You probably know the feeling all too well: You arrive at the office with a clear plan for the day and then, in what feels like just a moment, you find yourself on your way back home. Nine or 10 hours have passed but you’ve accomplished only a few of your priorities. And, most likely, you can’t even remember exactly what you did all day. If this sounds familiar, don’t worry. You’re not alone. Research shows that people spend almost 47% of their waking hours thinking about something other than what they’re doing. In other words, many of us operate on autopilot.
Add to this that we have entered what many people are calling the “attention economy.” In the attention economy, the ability to maintain focus and concentration is every bit as important as technical or management skills. And because leaders need to absorb and synthesize a growing flood of information in order to make good decisions, they’re hit particularly hard by this emerging trend.
The good news is you can train your brain to focus better by incorporating mindfulness exercises throughout your day. Based on our experience with thousands of leaders in over 250 organizations, here are some guidelines for becoming a more focused and mindful leader.
First, start off your day right. Researchers have found that we release the most stress hormones within minutes after waking. Why? Because thinking of the day ahead triggers our fight-or-flight instinct and releases cortisol into our blood. Instead, try this: When you wake up, spend two minutes in your bed simply noticing your breath. As thoughts about the day pop into your mind, let them go and return to your breath.
Next, when you get to the office, take 10 minutes at your desk or in your car to boost your brain with a short mindfulness practice before you dive into activity. Close your eyes, relax, and sit upright. Place your full focus on your breath. Simply maintain an ongoing flow of attention on the experience of your breathing: inhale, exhale; inhale; exhale. To help your focus stay on your breathing, count silently at each exhalation. Any time you find your mind distracted, simply release the distraction by returning your focus to your breath. Most important, allow yourself to enjoy these minutes. Throughout the rest of the day, other people and competing urgencies will fight for your attention. But for these 10 minutes, your attention is all your own.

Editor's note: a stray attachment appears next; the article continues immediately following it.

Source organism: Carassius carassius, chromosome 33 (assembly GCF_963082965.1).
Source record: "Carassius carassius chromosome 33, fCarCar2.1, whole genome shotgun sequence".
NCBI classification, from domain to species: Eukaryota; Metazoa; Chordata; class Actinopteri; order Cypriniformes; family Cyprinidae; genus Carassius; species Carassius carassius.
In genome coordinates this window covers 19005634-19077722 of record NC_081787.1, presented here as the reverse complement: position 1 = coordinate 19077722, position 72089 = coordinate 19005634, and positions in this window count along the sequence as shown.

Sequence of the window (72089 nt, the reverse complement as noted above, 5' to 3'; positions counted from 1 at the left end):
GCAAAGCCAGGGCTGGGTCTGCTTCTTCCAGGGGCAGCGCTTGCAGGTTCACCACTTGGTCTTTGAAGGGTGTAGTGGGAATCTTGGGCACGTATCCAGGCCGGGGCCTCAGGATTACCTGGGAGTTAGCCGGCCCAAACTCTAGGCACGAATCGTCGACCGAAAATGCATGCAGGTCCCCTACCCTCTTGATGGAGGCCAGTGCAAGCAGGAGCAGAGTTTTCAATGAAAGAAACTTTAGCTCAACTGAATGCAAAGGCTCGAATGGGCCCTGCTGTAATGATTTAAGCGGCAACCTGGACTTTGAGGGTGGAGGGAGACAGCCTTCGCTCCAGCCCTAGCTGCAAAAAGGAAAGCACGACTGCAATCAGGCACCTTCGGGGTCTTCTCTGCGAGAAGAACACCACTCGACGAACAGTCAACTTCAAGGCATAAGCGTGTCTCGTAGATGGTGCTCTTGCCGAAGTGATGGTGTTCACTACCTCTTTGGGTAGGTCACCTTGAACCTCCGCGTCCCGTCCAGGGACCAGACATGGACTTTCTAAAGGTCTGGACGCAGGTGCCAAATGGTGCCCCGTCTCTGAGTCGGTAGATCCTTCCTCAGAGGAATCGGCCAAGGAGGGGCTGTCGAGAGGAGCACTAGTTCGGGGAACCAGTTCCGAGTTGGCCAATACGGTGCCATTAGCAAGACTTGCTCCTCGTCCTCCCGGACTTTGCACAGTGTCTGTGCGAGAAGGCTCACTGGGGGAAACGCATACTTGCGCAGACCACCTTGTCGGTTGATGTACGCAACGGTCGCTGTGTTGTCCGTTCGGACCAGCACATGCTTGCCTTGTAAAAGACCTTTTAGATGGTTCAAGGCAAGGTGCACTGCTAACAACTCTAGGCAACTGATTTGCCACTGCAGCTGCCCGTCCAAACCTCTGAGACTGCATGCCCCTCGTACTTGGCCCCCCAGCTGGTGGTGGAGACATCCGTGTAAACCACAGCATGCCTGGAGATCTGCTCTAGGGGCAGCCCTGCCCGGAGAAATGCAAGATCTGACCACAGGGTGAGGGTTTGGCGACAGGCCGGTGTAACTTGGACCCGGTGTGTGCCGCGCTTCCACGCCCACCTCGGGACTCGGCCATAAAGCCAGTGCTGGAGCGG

Listen to a guided breathing exercise:
10-Minute Guided Breathing Exercise
Once you finish this practice and get ready to start working, mindfulness can help increase your effectiveness. Two skills define a mindful mind: focus and awareness. More explicitly, focus is the ability to concentrate on what you’re doing in the moment, while awareness is the ability to recognize and release unnecessary distractions as they arise. Understand that mindfulness is not just a sedentary practice; mindfulness is about developing a sharp, clear mind. And mindfulness in action is a great alternative to the illusory practice of multitasking. Mindful working means applying focus and awareness to everything you do from the moment you enter the office. Focus on the task at hand and recognize and release internal and external distractions as they arise. In this way, mindfulness helps increase effectiveness, decrease mistakes, and even enhance creativity.
To better understand the power of focus and awareness, consider an affliction that touches nearly all of us: email addiction. Emails have a way of seducing our attention and redirecting it to lower-priority tasks because completing small, quickly accomplished tasks releases dopamine, a pleasurable hormone, in our brains. This release makes us addicted to email and compromises our concentration. Instead, apply mindfulness when opening your inbox. Focus on what is important and maintain awareness of what is merely noise. To get a better start to your day, avoid checking your email first thing in the morning. Doing so will help you sidestep an onslaught of distractions and short-term problems during a period of exceptional focus and creativity.
As the day moves on and the inevitable back-to-back meetings start, mindfulness can help you lead shorter, more effective meetings. To avoid entering a meeting with a wandering mind, take two minutes to practice mindfulness. You can do so while you’re walking to the meeting. Even better, let the first two minutes of the meeting be silent, allowing everybody to arrive both physically and mentally. Then, if possible, end the meeting five minutes before the hour in order to allow all participants a mindful transition to their next meeting.
As the day progresses and your brain starts to tire, mindfulness can help you stay sharp and avoid poor decisions. After lunch, set a timer on your phone to ring every hour. When the timer rings, cease your current activity and do one minute of mindfulness practice. These mindful performance breaks will help keep you from resorting to autopilot and lapsing into action addiction.
Finally, as the day comes to an end and you start your commute home, apply mindfulness. For at least 10 minutes of the commute, turn off your phone, shut off the radio, and simply be. Let go of any thoughts that arise. Attend to your breath. Doing so will allow you to let go of the stresses of the day so you can return home and be fully present with your family.
Mindfulness is not about living life in slow motion. It’s about enhancing focus and awareness both in work and in life. It’s about stripping away distractions and staying on track with individual, as well as organizational, goals. Take control of your own mindfulness: test these tips for 14 days and see what they do for you.